The primal diet and other raw meat diets have been around for years. The question is, could humans ever eat raw meat? Although it's possible, it doesn't mean it's safe or healthy.
Can Humans Eat Raw Meat?
Raw meat consumption dates back to the Paleolithic era, but it's hard to tell how frequent it was among early humans. According to a research paper published in the March-April 2016 issue of American Scientist, cooking makes food easier to chew and digest, allowing your body to get more nutrients from it. This could explain why the biggest increase in brain size was recorded when early humans started to cook their food.
As the researchers note, modern humans are adapted to cooked foods and may have difficulty reproducing while on a raw food diet. A study cited in the above review has found that one-third of women of reproductive age didn't have menstrual periods, which may be due to their eating habits. Subjects were only eating raw foods and probably had low body weight, says the American Scientist.
A more recent study published in the Journal of Food Quality in August 2019 suggests that cooking any type of meat at 212 degrees Fahrenheit may improve its digestibility. The meat is even easier to digest when cooked along with mushrooms and other vegetables containing proteolytic enzymes that help break down protein, according to Winchester Hospital. Rice, potatoes and other high-carb foods, on the other hand, may reduce meat digestibility.
An article published in the March 2016 issue of Sapiens, a publication of the Wenner-Gren Foundation for Anthropological Research, states that human teeth cannot break down raw meat properly because of their flat surface. Early humans were most likely chopping the meat with stone tools to make it edible. Scientists say that humans can chew raw meat as long as it's cut into small pieces.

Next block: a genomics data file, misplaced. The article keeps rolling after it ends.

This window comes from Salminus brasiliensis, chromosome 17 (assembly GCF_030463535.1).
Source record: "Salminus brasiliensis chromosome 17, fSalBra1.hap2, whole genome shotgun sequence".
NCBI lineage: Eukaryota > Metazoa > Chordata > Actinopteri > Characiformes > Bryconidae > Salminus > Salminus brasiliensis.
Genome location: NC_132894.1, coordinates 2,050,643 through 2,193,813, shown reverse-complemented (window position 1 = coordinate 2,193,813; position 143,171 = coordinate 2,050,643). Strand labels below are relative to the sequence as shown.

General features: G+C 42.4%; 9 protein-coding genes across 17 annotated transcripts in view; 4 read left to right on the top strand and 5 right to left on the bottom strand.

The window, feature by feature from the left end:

Raw Meat Diet Safety Concerns
The above findings indicate that a raw meat diet is feasible. In fact, some studies suggest that raw meat is slightly more nutritious than cooked meat.
For example, a March 2014 study featured in Meat Science has found that roasting and grilling did not affect vitamin B12 levels in beef. Frying, on the other hand, decreased the vitamin B12 content of raw beef by more than one-third. Even so, it doesn't mean that switching to a raw meat diet is safe or healthy.
Raw meat can be contaminated with bacteria and cause food poisoning. Trichinellosis, for instance, is a roundworm infection that may result from eating undercooked meat, warns the Mayo Clinic. Its symptoms include nausea and vomiting, digestive distress, fever, diarrhea, chills and more.
According to the U.S. Department of Health and Human Services, raw meat may also contain Salmonella, E. coli and other parasites. The only way to destroy these microorganisms is to cook the meat thoroughly. The USDA Food Safety and Inspection Service recommends cooking ground meats at 160 F or higher, poultry at 165 F and beef, veal, pork or lamb at 145 F to kill pathogens. Ham should be cooked at 145 F.
A list of meats you can eat raw may include steak tartare, ground beef ceviche (Carne Apache), beef carpaccio and mett, a German dish consisting of minced pork spread. But these popular dishes are not always safe. Steak tartare, for example, is usually served in high-end restaurants that adhere to the highest safety standards. Even so, there is still a small risk of bacterial contamination, according to McGill University.
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- American Scientist: "Meat-Eating Among the Earliest Humans"
- Journal of Food Quality: "Factors Affecting the Digestibility of Beef and Consequences for Designing Meat-Centric Meals"
- Winchester Hospital: "Proteolytic Enzymes"
- Sapiens: "Early Humans and Raw Meat"
- Meat Science: "Vitamin B12 Content in Raw and Cooked Beef"
- Mayo Clinic: "Trichinosis"
- U.S. Department of Health and Human Services: "Food Safety by Type of Food"
- USDA Food Safety and Inspection Service: "Safe Minimum Internal Temperature Chart"
- McGill University - Office for Science and Society: "What Are the Risks of Eating Steak Tartare?"
Andra Picincu has been offering digital and content marketing / copywriting services since 2009. She holds a BA in Marketing and International Business and a BA in Psychology. Her interests include health, fitness, nutrition, and everything business related.